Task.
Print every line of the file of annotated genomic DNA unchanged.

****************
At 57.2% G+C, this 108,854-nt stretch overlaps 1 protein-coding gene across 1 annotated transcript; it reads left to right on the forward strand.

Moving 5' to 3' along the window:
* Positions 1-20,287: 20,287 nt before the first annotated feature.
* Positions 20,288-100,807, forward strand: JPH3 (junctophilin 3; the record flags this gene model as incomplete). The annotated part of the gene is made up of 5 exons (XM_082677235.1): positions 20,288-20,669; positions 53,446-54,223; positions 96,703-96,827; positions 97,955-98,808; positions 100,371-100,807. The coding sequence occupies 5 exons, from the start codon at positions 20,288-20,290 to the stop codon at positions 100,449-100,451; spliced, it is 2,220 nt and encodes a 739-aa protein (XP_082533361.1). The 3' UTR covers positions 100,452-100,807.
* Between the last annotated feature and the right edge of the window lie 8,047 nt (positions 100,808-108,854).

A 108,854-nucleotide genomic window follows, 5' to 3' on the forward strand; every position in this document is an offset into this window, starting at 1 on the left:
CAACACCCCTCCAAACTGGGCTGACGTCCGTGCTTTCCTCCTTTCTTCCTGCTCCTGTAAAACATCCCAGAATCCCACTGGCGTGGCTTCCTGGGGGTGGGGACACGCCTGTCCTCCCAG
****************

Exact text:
At 57.2% G+C, this 108,854-nt stretch overlaps 1 protein-coding gene across 1 annotated transcript; it reads left to right on the forward strand.

Moving 5' to 3' along the window:
* Positions 1-20,287: 20,287 nt before the first annotated feature.
* Positions 20,288-100,807, forward strand: JPH3 (junctophilin 3; the record flags this gene model as incomplete). The annotated part of the gene is made up of 5 exons (XM_082677235.1): positions 20,288-20,669; positions 53,446-54,223; positions 96,703-96,827; positions 97,955-98,808; positions 100,371-100,807. The coding sequence occupies 5 exons, from the start codon at positions 20,288-20,290 to the stop codon at positions 100,449-100,451; spliced, it is 2,220 nt and encodes a 739-aa protein (XP_082533361.1). The 3' UTR covers positions 100,452-100,807.
* Between the last annotated feature and the right edge of the window lie 8,047 nt (positions 100,808-108,854).

A 108,854-nucleotide genomic window follows, 5' to 3' on the forward strand; every position in this document is an offset into this window, starting at 1 on the left:
CAACACCCCTCCAAACTGGGCTGACGTCCGTGCTTTCCTCCTTTCTTCCTGCTCCTGTAAAACATCCCAGAATCCCACTGGCGTGGCTTCCTGGGGGTGGGGACACGCCTGTCCTCCCAG